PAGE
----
Unlike Dead Europe’s excursions into religious subject matter, People of the Book’s historical characters, while still often imbued by the same medieval understandings of God, are nonetheless more carefully drawn. They also find themselves at theological loggerheads as a result of their connection to the Haggadah, a text that is a strange hybrid of Jewish and Islamic approaches to divine representation.
One of the best examples of this is the relationship between Grand Inquisitor
Giovanni Domenico Vistorini and Rabbi Judah Aryeh in early seventeenth-century Venice. The chapter in which it unfolds, ‘Wine Stains’, is full of both religious subject matter and symbolism (the aforementioned stains on the Haggadah are mixed with blood, creating an eerie echo of the Eucharist), tracking a period in the Haggadah’s history when, as a result of its pages, the three monotheistic religions effectively meet at a holy crossroads.
It is Vistorini’s job to decide which infidel texts must be burnt for contradicting church doctrine. Over a period of ten years, Vistorini forms a close association with Aryeh, a rabbi known for his wit, charm and outstanding exegetical and preaching skills. Vistorini is also renowned for his intellectual capability and in Aryeh finds an intellectual equal and, despite the religious gulf between them, compatriot. Through their mutual love of books, the pair—who both have serious failings (alcoholism for the Christian, and gambling/theft for the Jew)—create an interfaith dialogue that enriches both of them. Despite the conflict inherent in their relationship—and the boiling point it reaches—their mutual love of the Muslim-inspired illuminations in the Haggadah at last sees the book unharmed, despite its apparent support for the infidel Galileo.
People of the Book comments on the survival of religious identity, a survival only possible through an interreligious commitment to respect and a shared appreciation of artistic beauty. The fact that the Haggadah is both a religious text and a work of art, supported and encouraged in its survival by the major monotheistic faiths, provides a symbolic template for religious dialogue through art, an alternative narrative to the one of hatred and terrorism exemplified in Dead Europe.
It is because Hanna Heath, the novel’s protagonist, is an Australian that she is chosen to unpick the Haggadah’s mystery. Others in Europe and America can match her for skill, but none can match the political and religious neutrality provided by her nationality. Yet the assumption of that neutrality is questionable. If statistics are anything to go by, we are not as neutral on religion as the protectors of the Haggadah may believe: according to the latest available data from the Australian Bureau of Statistics, 85 per cent of Australians describe themselves as affiliated with at least one Christian denomination or recognised world religion. While debate rages about how many of us are what might be called ‘practising’ or ‘attending’ religious devotees, one thing is clear: we might not talk about religion but we generally associate ourselves with it. Even those who mark ‘no religion’ on the census have been shown in the past to pray or place the importance of God high in their lives.16
At the same time, the Australian religious profile is changing; our approach to church life is moving away from denominationalism and attendance as a marker of commitment; we are valuing more highly the spiritual component of those religious commitments, and our embrace of world faiths is growing.17 As these factors begin to leave their mark on our culture, perhaps we will soon see more novels by Australians that leave behind the neat conflicts offered by fundamentalists of both religious and secular persuasion, and delve more deeply into the shy hope that exists in the Australian heart.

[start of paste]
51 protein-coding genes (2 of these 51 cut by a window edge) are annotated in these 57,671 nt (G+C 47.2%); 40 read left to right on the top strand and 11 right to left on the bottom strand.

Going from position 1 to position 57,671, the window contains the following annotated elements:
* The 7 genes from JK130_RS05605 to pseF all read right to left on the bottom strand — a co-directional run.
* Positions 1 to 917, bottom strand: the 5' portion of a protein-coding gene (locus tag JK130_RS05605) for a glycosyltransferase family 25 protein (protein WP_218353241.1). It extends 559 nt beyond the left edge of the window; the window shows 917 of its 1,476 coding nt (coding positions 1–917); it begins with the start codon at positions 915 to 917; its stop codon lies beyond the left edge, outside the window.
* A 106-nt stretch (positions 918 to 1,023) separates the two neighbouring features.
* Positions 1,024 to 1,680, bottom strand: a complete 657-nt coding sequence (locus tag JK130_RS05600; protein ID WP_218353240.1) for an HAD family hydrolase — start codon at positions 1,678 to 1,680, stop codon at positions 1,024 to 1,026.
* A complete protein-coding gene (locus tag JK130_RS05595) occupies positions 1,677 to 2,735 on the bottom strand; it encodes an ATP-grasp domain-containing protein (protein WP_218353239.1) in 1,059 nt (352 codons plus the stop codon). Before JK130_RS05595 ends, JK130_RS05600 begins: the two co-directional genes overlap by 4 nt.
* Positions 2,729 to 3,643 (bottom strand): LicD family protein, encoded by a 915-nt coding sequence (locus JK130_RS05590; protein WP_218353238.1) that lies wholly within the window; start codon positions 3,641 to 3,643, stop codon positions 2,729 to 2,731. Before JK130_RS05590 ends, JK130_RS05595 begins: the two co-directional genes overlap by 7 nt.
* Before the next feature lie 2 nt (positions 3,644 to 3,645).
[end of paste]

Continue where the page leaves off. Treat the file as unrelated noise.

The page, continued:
- A recent review of Ken Gelder and Paul Salzman’s After the Celebration: Australian Fiction 1989–2007 suggested we might have a new literary mode on our shelves: the ‘terrorist novel’. Jean-Francois Vernay, Journal of the Association for the Study of Australian Literature, vol. 9, 2009 <https://www.nla.gov.au/ openpublish/index.php/jasal/article/viewFile/9.R5/1656>, accessed 5 October 2009.
- Frances Devlin-Glass, Antipodes, June 2007, review at <http://www. australianliterature.org/Carpentaria%20review.pdf>, accessed 6 October 2009.
- Charles Taylor, A Secular Age, Belknap Press of Harvard University Press, Cambridge, 2007, pp. 539–40.
- Patrick White, Patrick White Speaks, Primavera Press, Sydney, 1989, pp. 19–23.
- Patrick White, ‘Letter to Dr. Clem Semmler dated 10 May, 1970’, quoted in Peter
Beatson, The Eye in the Mandala, Patrick White: A Vision of Man and God, Elek
Books, London, 1976, p. 167.
- Jennifer Sinclair, ‘Tim Winton’s Holy Lands’, interview with Tim Winton, Zadok
Perspectives, no. 74, Autumn 2002, p. 8.
- Sinclair, ‘Tim Winton’s Holy Lands’, p. 8.
- Lisa Jacobson, ‘Surprised by Grace: Mourning and Redemption in Tim Winton’s
Dirt Music’, Zadok Perspectives, no. 99, Winter 2009, p. 10.
- Lisa Jacobson, in a paper presented to a 2008 ASAL conference, quoted in Paul
Mitchell, ‘Not Real but True’, an interview with Tim Winton, Breakpoint World
View Magazine, November 2006, online version accessed 8 October 2009.
- Sinclair, ‘Tim Winton’s Holy Lands’, p. 8.
- James Ley, ‘A Job Lot’, review of The Turning, Australian Book Review, October
2004, p. 47.
- Quoted in Mitchell, ‘Not Real but True’.
- New International Version of the Bible, John 20:22.
- Quoted in Mitchell, ‘Not Real but True’.
- Bill Ashcroft, ‘The Sacred in Australia Culture’, in Makarand Paranjape (ed.),
Sacred Australia, Clouds of Magellan, Melbourne, 2009, p. 37.
- Gary Bouma, Australian Soul, Cambridge University Press, Melbourne, 2006, p. 54.
- Bouma, Australian Soul, pp. 52–6, 85.